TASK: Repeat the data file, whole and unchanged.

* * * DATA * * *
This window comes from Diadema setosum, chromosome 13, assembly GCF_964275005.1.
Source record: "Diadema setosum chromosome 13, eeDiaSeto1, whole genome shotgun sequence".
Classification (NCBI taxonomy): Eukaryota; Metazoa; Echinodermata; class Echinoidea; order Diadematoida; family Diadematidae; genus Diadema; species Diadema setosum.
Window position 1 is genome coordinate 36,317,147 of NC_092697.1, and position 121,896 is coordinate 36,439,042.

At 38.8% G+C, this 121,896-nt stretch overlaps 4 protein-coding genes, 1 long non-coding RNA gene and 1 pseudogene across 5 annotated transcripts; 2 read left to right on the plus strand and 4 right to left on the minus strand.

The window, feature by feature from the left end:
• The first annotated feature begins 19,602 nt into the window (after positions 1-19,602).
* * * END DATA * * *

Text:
This window comes from Diadema setosum, chromosome 13, assembly GCF_964275005.1.
Source record: "Diadema setosum chromosome 13, eeDiaSeto1, whole genome shotgun sequence".
Classification (NCBI taxonomy): Eukaryota; Metazoa; Echinodermata; class Echinoidea; order Diadematoida; family Diadematidae; genus Diadema; species Diadema setosum.
Window position 1 is genome coordinate 36,317,147 of NC_092697.1, and position 121,896 is coordinate 36,439,042.

At 38.8% G+C, this 121,896-nt stretch overlaps 4 protein-coding genes, 1 long non-coding RNA gene and 1 pseudogene across 5 annotated transcripts; 2 read left to right on the plus strand and 4 right to left on the minus strand.

The window, feature by feature from the left end:
• The first annotated feature begins 19,602 nt into the window (after positions 1-19,602).